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What real estate brokers should remind their agents about this month: Disaster Preparedness

As a busy real estate broker, managing risk is a critical part of your business. This means you need to provide guidance to your real estate agents about potential risks and how to minimize them. This month’s topic to discuss with your agents is Disaster Preparedness.

Disaster preparedness is one of those issues that’s often forgotten or delayed, because brokers are busy and you figure the chances of a disaster happening are low.  But, keep in mind, according to REALTOR® Magazine, “The costs associated with natural disasters in the U.S. reached a record high of $306 billion in 2017”.

So, while it’s easy to overlook disaster preparedness, if you’re not adequately prepared, you could face no longer having a business at all.

What is Disaster Preparedness?

Businesses face risks and potential disaster every day. Disasters can include floods, tornadoes, earthquakes, fires, accidents, acts of violence, health hazards, and major equipment failure (such as your IT systems or other mission-critical assets). Even a power outage can wreak havoc with your business. You might consider it less important than earthquakes and tornadoes, but did you know, according to the Federal Emergency Management Agency (FEMA), power outages cost the economy in the United States more than $20 billion each year?

Disaster preparedness is simply having a comprehensive plan in place, which you can implement if any disasters occur. Failure to have an appropriate plan can significantly reduce your reaction time, and you could be putting your agents and your business at risk.

What You Can Do to Plan for Disaster?

  • Check your insurance coverage
  • Identify your most likely risks, so you know what potential disasters to prepare for.
  • Brainstorm strategies to mitigate the risks identified
  • Develop an emergency management plan, so your team knows exactly what to do in case of emergency
  • Develop a business continuity plan detailing how your business will continue if a disaster happens
  • Consider what would happen if you can no longer use your building — how will you operate your business? You may need to budget for additional rent, or will your agents work from home?
  • Consider if you need first-aid-trained people within your business
  • Develop a checklist of responsibilities, so everyone knows who has to do what, and when, if disaster strikes
  • Ensure you have adequate workplace safety measures in place — for example, emergency exits, evacuation procedures, fire equipment, etc.
  • Backup your IT systems and have a plan in place about who will access the backup and how to minimize downtime
  • Make a plan for how you will pay your staff and contractors if your IT systems are down or if your building is inaccessible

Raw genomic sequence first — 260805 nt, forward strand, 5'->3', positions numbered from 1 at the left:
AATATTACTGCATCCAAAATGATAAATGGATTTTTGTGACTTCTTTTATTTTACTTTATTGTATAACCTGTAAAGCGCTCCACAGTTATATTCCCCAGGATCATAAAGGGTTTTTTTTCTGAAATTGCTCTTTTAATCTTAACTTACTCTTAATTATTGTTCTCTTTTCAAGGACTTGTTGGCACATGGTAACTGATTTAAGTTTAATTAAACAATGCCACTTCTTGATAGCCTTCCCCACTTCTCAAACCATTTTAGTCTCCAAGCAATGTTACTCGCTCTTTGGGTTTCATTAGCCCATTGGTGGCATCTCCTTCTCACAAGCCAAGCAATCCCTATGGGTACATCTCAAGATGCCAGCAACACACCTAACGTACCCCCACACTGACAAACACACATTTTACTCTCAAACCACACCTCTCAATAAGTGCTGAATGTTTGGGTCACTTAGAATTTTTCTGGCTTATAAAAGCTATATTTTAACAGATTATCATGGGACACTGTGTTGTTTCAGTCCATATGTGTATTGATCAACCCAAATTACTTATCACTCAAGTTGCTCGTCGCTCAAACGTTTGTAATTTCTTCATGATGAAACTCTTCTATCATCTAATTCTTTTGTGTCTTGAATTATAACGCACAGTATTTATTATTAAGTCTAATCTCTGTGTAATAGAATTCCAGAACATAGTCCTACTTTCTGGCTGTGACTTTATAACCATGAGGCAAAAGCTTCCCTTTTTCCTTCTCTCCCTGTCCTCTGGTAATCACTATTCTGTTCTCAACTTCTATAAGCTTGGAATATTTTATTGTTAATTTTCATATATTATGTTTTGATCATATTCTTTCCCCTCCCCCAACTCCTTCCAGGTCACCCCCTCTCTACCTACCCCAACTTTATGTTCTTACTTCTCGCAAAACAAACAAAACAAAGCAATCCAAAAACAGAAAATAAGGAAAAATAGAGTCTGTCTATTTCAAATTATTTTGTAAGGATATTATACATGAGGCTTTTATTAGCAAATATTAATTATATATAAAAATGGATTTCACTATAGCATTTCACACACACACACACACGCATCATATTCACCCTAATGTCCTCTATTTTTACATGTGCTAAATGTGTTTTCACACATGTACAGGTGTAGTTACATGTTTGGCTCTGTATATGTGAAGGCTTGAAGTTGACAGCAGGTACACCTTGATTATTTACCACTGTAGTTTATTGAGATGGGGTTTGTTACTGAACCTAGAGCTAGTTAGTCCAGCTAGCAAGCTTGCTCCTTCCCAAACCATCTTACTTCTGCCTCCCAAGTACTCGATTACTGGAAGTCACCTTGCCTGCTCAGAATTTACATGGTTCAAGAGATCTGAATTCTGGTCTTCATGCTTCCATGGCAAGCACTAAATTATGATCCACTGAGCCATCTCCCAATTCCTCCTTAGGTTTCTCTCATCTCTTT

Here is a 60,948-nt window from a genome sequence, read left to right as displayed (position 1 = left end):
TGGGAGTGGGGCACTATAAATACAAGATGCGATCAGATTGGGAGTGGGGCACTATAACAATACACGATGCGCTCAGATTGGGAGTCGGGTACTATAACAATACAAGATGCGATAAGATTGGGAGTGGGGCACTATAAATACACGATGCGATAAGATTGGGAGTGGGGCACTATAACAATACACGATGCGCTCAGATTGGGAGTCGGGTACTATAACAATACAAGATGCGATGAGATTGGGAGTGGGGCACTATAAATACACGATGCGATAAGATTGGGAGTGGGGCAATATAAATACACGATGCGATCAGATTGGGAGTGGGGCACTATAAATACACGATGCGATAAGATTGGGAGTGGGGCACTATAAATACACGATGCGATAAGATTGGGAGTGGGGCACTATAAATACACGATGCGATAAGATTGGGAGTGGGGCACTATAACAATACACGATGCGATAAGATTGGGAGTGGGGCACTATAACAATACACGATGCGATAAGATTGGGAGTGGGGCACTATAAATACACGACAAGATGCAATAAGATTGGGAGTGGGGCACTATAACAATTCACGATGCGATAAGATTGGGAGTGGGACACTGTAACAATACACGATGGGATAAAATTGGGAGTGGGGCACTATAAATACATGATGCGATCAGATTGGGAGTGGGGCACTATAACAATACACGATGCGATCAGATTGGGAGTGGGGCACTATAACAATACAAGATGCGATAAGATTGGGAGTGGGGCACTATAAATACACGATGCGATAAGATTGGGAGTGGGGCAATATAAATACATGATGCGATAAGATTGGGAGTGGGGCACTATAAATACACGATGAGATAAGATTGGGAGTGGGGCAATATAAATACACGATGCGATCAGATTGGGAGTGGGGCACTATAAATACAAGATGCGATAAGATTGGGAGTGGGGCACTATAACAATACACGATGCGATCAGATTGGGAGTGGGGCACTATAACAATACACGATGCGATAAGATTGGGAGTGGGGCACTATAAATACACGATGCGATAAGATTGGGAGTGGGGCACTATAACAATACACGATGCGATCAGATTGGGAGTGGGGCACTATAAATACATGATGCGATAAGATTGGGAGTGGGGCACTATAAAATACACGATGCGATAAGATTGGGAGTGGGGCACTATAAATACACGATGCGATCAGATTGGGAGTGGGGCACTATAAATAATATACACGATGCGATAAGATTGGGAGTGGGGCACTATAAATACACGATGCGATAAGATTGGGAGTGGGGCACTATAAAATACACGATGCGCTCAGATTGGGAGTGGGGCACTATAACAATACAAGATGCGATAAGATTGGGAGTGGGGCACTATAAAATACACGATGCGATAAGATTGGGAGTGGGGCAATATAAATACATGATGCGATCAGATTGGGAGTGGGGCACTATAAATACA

• Think about how you will contact all of your clients – when will you contact them and through what method?
  • Consider pending transactions – Disasters may delay settlements and, in the case of a natural disaster, some of your listings may have suffered damage which can affect the sale. Check out this useful resource from the NAR for some guidance.

The Federal Government also has some fantastic resources on disaster preparedness for business. You can access them here:

What a CRES Business Owner’s Policy Will Cover

A CRES Business Owner’s Policy protects real estate, property management, appraisal, or mortgage businesses against expensive crises. The policy combines these essential types of coverage into one convenient package:

  • General Liability, protecting you if others get injured or if their property is damaged during a covered activity
  • Buildings and Property Coverage, which pays for repairs to your building, and equipment replacement in the event of fire, theft or casualty. Importantly, it also includes coverage so you can set up a temporary office someplace else to keep your business running.            
  • Loss of Business Income covers ongoing expenses, including payroll, due to a covered claim that prevents you from using your office or facility.
  • Equipment Breakdown, which will replace or repair equipment damaged by power surges, mechanical breakdown, burnout, or operator error.
  • Medical Payments, covering medical expenses resulting from injury to others on property you own or rent.

Not specifically related to disaster preparedness, but as an added feature, CRES Business Owner Policies also cover Personal and Advertising Injury, which allows you to defend against copyright infringement, libel, and slander claims.

CRES also offers Team Coverage. Most policies don’t mention team coverage at all, which means many claims are denied by other insurers. However, because we know real estate teams are common, we adjusted our language to suit — so you have peace of mind knowing you and your team will be protected.  

Be Prepared — Contact CRES to Discuss Your Insurance Coverage

Adequate insurance coverage is critical. Contact the CRES team today on 800-880-2747 for a confidential discussion.

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